Animal behaviourism is a largely unregulated profession, although regulation of the industry began in 2010 with the formation of the Animal Behaviour and Training Council. As such there are now industry standards (see http://www.abtcouncil.org.uk/setting-standards.html) and individuals who have been assessed as meeting these standards, in terms of knowledge and skill, have been registered accordingly.
However, it remains the case that unqualified and unregulated individuals can oversee behaviour cases, despite the welfare risk to the animal, caregiver and other individuals. Owners seeking help can also become overwhelmed by the various organisations - many of which do not assess knowledge or skills - and acronyms associated with animal behaviourism. Animal behaviour science is well-respected and developed. It offers a wealth of valuable information, yet many behaviourists are not familiar with developments in this field or are unable to interpret or apply the principles.
When seeking help, owners should consider relevant qualifications of the behaviourist and their accreditation with an appropriate organisation which assesses knowledge and skills. Please see the Animal Behaviour and Training Council (ABTC) website or the Association of Pet Behaviour Counsellors (APBC) website for more information.
In accordance with the Association of Pet Behaviour Counsellors (APBC) members code of practice, I only see clients for behaviour counselling with veterinary referral. This is because I need to be aware of any health conditions which could impact behaviour and, for example, because it is occasionally beneficial for an animal to have medication or supplementation which modifies their underlying emotional state - as an extra component to the behaviour modification plan. The client, vet and myself can then work together to ensure the best outcome for the pet concerned.
There is a common saying that problem behaviour in pets is not the pets fault, but it is instead the owners fault. This saying is often unhelpful and unfounded. Problem behaviour can develop for many reasons. Concern over potential blame or judgement can deter owners from seeking help. This is a shame, as with appropriate help and support there is always scope for problem behaviour to be improved or eradicated.
When working with clients and their pets, it is my job to identify underlying causes of problem behaviour (emotional and motivational state). Animals are therefore not labelled, as labels are rarely helpful. I am obliged to respect client confidentiality and GDPR legislation, and I fully comply with this. As such, details of any behaviour diagnosis and treatment plan are shared only between myself, the client and the referring vet. Only the client will be able to share this information with other parties, such as a pet insurance company.
Sometimes it is inevitable that problem behaviour will be witnessed during a behaviour consultation. However, I do not need to witness this to understand it. Each time an animal performs problem behaviour they are 'rehearsing' doing so and the behaviour becomes more established. Therefore, depending on the situation, I may take measures to avoid the problem behaviour being performed during my visit. I collect specific information from the client and I consider this in relation to the problem context. I also make a general behaviour assessment of the animal in terms of how he/she responds to everything in their environment. This combined information allows me to make a behaviour diagnosis and to devise an appropriate treatment plan.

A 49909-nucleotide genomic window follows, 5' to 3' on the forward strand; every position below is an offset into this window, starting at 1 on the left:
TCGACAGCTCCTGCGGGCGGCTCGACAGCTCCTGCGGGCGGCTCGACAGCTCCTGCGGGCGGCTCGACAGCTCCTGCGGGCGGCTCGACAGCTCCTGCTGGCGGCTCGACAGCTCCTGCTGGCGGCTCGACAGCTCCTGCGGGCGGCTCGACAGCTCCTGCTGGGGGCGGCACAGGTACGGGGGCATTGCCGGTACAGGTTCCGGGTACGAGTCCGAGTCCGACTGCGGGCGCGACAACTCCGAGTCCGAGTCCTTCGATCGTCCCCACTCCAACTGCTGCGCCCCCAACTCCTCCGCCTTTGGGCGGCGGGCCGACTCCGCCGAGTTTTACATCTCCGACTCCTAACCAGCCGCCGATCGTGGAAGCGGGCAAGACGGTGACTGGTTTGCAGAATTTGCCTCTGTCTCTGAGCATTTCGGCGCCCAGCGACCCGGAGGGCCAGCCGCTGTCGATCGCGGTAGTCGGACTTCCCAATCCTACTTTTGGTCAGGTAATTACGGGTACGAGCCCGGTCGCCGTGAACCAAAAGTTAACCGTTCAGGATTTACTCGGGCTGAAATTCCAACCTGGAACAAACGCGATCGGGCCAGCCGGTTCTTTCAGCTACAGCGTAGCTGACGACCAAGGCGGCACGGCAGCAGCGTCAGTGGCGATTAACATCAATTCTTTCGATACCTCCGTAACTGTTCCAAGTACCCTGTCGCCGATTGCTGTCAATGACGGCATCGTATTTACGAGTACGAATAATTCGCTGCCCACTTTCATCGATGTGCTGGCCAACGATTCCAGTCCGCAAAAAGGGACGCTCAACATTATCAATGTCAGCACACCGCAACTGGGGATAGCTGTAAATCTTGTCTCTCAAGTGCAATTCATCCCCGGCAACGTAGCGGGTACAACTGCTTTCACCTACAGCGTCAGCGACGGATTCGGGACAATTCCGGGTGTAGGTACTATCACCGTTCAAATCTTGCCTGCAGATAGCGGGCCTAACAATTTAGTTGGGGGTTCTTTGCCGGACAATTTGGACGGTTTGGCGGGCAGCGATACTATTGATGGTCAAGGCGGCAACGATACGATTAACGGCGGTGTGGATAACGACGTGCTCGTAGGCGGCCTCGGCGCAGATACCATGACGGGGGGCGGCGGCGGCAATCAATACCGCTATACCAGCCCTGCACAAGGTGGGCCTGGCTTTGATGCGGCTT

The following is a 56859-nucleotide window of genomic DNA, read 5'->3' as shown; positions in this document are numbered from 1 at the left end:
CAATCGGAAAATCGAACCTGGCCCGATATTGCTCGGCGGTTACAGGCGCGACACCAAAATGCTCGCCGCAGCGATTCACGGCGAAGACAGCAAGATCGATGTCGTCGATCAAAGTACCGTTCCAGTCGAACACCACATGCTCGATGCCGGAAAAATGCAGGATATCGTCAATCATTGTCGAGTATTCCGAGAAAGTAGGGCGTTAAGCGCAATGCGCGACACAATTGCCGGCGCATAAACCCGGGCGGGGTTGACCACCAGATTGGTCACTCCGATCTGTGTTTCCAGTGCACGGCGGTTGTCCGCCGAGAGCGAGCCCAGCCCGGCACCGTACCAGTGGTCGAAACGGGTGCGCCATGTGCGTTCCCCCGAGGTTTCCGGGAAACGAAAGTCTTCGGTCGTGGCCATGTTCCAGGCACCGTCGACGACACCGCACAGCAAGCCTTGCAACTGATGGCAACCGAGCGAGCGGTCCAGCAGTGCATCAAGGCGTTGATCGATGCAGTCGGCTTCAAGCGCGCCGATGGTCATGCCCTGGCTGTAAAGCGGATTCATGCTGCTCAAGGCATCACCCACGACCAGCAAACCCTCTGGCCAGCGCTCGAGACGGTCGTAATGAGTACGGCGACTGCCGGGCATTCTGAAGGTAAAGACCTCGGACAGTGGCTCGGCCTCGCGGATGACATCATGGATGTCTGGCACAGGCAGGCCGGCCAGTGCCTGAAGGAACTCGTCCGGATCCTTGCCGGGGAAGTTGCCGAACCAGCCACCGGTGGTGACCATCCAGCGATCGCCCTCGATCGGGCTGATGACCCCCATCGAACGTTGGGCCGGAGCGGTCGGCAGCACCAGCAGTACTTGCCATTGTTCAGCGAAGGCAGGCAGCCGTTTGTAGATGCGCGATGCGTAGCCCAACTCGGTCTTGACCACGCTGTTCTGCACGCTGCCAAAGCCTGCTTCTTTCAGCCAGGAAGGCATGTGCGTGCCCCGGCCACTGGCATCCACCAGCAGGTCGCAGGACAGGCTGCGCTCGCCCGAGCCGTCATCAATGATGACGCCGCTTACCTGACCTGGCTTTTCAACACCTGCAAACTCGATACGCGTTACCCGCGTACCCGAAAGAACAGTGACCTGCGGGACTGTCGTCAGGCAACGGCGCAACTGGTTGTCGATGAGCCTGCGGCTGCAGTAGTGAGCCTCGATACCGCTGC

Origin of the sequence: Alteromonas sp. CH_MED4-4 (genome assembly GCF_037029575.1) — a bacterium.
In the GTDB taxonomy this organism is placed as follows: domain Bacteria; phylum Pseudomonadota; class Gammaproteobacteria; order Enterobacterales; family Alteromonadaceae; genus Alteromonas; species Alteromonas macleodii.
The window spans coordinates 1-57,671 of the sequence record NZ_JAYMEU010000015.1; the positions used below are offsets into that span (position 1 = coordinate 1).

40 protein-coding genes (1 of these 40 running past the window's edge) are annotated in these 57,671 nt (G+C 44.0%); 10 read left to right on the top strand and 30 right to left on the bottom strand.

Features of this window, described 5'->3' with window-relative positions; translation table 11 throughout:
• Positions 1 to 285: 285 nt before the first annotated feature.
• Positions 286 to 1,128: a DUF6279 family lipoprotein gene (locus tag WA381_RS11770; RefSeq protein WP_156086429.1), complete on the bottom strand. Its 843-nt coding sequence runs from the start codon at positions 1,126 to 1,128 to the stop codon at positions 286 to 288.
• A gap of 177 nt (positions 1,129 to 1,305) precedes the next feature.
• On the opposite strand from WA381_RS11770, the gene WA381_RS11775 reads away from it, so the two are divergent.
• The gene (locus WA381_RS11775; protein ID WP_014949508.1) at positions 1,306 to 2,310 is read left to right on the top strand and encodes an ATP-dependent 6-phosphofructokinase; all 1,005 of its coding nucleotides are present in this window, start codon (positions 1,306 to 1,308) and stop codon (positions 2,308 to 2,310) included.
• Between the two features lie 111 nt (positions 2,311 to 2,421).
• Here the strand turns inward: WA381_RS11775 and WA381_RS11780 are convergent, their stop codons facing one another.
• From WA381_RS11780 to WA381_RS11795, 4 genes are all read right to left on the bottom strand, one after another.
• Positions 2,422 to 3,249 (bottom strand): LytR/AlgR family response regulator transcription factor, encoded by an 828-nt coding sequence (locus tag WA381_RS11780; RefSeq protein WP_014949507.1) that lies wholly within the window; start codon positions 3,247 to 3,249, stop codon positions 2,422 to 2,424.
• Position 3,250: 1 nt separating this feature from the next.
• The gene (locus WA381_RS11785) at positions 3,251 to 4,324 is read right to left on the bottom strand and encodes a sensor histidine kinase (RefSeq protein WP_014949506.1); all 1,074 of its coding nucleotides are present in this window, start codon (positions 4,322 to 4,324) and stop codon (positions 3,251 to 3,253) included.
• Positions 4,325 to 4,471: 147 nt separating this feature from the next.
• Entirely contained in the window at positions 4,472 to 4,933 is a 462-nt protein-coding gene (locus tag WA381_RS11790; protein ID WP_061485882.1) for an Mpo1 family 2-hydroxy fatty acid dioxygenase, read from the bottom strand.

I use only force-free, reward-based methods for behaviour modification - in accordance with the code of practice specified by the Animal Behaviour and Training Council (ABTC) and the Association of Pet Behaviour Counsellors (APBC). I do not use or advocate the use of aversive or punitive methods, nor do I force animals into situations using intimidation or physical force. My behaviour modification methods involve an understanding of why the animal is performing problem behaviour, before manipulating underlying emotional state and motivation using reward-based, kind and effective methods.
Animal behaviour can be influenced by experience, genetics, health and physiology. Consistently changing behaviour requires an understanding and manipulation of emotional state and motivation. This is where behaviourism differs to training - which instead involves teaching a task(s). Once emotional state and motivations have been identified and manipulated, therapy value is measured through behaviour change.
When an animal is displaying problem behaviour, it is necessary to understand why that individual is behaving as they are. This considers underlying emotional and motivational state. Once this has been identified, an effective treatment plan can be implemented. It is not possible for books or online material to assess the individual animal, or to design a bespoke behaviour modification plan which suits the animal, the owner and their routine and environment. Books and online material can also be unregulated in terms of the accuracy of information they contain. Equally, as animal behaviour science continues to develop, books and online materials can become outdated.
It can take time for problem behaviour to develop and be maintained. It therefore also generally takes time and consistency for this to improve, although sometimes results are seen quickly. If problem behaviour is based on an animals experiences, these experiences can never be eradicated. Equally, if problem behaviour is due to lack of exposure to stimuli or social experiences during important development periods, it can be difficult to fully compensate for this. However, there is always scope for behaviour change and generally clients report either an improvement or eradication of problem behaviour over time.